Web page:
Daucus carota Queen Ann’s lace Apiaceae DACA*; Bx, cm, ht, pb, sf, sn, vc, vc; NY, bl (Stalter and Tang 2002), ct, iw, wr; Q, a, dp, f, fr, ft, i, j, rb, ri, rw, tl, wl; K, do, fl, fs, p, pl; R, bm, c, ca, cl, cs, e, fk, gb, is, jl, js, jw, k, lp, mc, mls, pr, ro, sb, se, sv, t, ty, v, w;

  

Daucus carota .es.wikipedia.org. (Accessed 5/2014).

Daucus carota .es.wikipedia.org. (Accessed 5/2014).

Daucus carota is a biennial, sometimes annual to short-lived perennial herb, from a large taproot, (same species as cultivated carrot), flowering stems to 1 m second year, grooved, hairy; crushed plant with carrot odor. 

Daucus carota spring rosette. 2003 © Peter M. Dziuk. Minnesota Wildflowers. minnesotawildflowers.info

Daucus carota spring rosette. 2003 © Peter M. Dziuk. Minnesota Wildflowers. minnesotawildflowers.info (Accessed 2/2018)

Leaves alternate, pinnate, finely divided, ultimate segments linear to oblong. 

 

 

 

Daucus carota flowers. commons.wikimedia.org

Daucus carota flowers. commons.wikimedia.org (Accessed 2/2018).

Flowers white, radially symmetrical, 5-parted, small; inflorescence umbrella-shaped, compound, 4-12 cm wide, outer rays longer than inner creating a flat or domed floral display, central flower of inflorescence purple; blooms June-Sept. Pollinated by numerous insects including bumblebees, flies and beetles, also visited by several wasps, usually cross-pollinated, also self fertile. Flowers are protandrous (male function develops before female) leading to cross pollination (Mulligan and Kevan 1973; Westmoreland and Muntan 1996)., one plant may produce 40,000 seeds. Seeds can remain viable in the soil for several years and germinate in response to disturbance (Dale 1974). 

Daucus carota.fruit.commons.wikimedia.org. (Accessed 11/2014).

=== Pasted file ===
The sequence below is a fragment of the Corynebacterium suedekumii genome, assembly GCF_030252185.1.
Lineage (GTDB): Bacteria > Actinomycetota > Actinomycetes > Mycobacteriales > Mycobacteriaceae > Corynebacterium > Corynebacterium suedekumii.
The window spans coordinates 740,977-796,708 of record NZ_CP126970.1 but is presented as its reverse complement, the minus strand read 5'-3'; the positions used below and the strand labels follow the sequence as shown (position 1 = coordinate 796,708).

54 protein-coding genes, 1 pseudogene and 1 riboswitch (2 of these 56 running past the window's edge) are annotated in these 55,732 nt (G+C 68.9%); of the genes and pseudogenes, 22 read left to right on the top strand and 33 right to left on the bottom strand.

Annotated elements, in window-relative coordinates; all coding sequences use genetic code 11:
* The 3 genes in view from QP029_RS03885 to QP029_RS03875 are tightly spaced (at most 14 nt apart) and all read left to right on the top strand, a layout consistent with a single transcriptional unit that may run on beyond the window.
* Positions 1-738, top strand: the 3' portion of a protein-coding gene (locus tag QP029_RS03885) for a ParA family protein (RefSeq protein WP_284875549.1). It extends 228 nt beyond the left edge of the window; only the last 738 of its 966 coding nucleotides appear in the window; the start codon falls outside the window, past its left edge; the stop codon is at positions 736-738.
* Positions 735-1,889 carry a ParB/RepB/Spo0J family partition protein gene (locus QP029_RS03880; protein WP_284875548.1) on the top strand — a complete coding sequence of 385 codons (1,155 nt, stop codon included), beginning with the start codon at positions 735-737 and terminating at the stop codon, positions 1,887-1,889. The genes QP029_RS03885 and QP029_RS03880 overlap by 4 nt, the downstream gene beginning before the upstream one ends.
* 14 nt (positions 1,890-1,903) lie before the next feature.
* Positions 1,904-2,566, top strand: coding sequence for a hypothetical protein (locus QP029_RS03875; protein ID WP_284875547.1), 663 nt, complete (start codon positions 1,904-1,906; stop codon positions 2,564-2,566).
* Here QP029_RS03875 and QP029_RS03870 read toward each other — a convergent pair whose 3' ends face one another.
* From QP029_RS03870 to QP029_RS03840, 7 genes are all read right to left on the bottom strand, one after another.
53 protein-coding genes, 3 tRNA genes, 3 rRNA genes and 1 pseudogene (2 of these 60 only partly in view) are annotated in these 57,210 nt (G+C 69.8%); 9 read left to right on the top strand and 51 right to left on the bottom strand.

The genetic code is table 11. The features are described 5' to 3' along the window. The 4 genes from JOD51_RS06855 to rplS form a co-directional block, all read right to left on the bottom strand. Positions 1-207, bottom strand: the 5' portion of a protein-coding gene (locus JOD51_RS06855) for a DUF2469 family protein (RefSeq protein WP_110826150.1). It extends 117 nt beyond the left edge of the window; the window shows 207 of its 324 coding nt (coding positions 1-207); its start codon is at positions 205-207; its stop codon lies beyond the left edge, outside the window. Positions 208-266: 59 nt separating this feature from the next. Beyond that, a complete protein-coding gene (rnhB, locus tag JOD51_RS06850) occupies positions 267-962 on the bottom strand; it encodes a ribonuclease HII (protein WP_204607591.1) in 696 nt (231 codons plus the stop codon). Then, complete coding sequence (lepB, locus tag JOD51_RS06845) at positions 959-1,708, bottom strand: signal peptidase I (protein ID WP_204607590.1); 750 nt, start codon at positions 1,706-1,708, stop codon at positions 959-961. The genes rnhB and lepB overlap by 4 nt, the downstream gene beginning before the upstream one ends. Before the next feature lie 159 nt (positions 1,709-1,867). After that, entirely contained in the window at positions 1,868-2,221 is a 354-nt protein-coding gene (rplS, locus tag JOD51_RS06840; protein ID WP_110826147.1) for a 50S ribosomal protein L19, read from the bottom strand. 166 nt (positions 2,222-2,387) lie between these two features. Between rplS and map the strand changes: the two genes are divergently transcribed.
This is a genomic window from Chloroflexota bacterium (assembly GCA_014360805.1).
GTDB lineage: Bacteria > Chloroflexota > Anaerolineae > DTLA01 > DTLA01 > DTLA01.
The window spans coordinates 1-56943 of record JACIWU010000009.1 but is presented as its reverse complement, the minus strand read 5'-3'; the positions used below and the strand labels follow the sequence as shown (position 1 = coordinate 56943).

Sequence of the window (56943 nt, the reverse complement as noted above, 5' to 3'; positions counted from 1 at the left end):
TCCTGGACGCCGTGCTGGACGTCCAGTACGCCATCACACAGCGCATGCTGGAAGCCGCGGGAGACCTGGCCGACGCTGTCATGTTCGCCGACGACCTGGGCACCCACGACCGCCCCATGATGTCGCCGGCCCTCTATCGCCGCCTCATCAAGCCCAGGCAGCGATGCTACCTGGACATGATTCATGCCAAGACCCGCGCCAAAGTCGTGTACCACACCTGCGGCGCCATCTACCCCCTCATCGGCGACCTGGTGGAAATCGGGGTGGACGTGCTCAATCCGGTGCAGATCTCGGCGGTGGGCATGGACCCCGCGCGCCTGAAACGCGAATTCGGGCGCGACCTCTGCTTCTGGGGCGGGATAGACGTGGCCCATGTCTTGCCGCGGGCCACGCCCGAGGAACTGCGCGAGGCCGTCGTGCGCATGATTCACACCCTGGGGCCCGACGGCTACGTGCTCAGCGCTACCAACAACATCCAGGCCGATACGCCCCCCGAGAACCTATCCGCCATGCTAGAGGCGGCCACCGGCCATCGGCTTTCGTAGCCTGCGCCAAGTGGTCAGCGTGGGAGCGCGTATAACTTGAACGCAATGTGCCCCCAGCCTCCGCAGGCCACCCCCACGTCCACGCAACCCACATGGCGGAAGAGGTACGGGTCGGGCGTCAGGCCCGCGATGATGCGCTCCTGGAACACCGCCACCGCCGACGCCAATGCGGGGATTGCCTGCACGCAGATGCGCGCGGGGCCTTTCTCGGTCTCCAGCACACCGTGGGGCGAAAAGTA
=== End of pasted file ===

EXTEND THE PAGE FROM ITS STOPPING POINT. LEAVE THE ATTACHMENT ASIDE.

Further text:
Daucus carota.fruit.commons.wikimedia.org. (Accessed 11/2014).

Fruit dry, about 0.3 cm, spiny; mature inflorescence branches contracted upward and inward, partially enclosing fruiting heads (bird’s nest phase), (Levine 1995), as fruits dry, the rays open outward again and the seeds are dispersed as dry inflorescence breaks up through fall and winter. Seeds survive only 1-2 years in soil; eaten by some small mammals (Martin et al. 1951),. 

Wetland status: UPL. 

Frequency in NYC: Very common.

 Origin: Europe. 

Daucus carota Queen-annes-lace) habitat. © 2011 k. chayka. Minnesota Wildflowers. minnesotawildflowers.info

Daucus carota Queen-annes-lace) habitat. © 2011 k. chayka. Minnesota Wildflowers. minnesotawildflowers.info (Accessed 2/2018).

Habitat: Open, upland areas, roadsides, meadows. Needs open soil to germinate and develop (Goldberg, 1987). In NYC found in soil with pH 7.8 (Gargiullo unpublished data). 

Papilio polyxenes asterius larvae (Black swallowtail butterfly larva) on parsely (they eat Queenn Anne's lace also). Claire Seesman, 8/2017

Papilio polyxenes asterius larvae (Black swallowtail butterfly larva) on parsely (they eat Queenn Anne’s lace also). Claire Seesman, 8/2017

Notes: Wild carrot and other Apiaceae of open sites are eaten by larvae of the black swallowtail butterfly, Papilio polyxenes (Papilionidae) (Tallamy 2003; Pyle 1981). Seeds are attacked by nymphs of plant bug genus, Lygus sp.; roots eaten by carrot rust fly, Psila rosae, and two genera of nematodes, Protylenchus spp., and Meloidogyne spp.; plants damaged by a mycoplasm transmitted by leaf hoppers (Eckardt, 1995b).). Wild carrot is also infected by the leaf blights Cercospora carotae and Alternaria dauci (Dale 1974).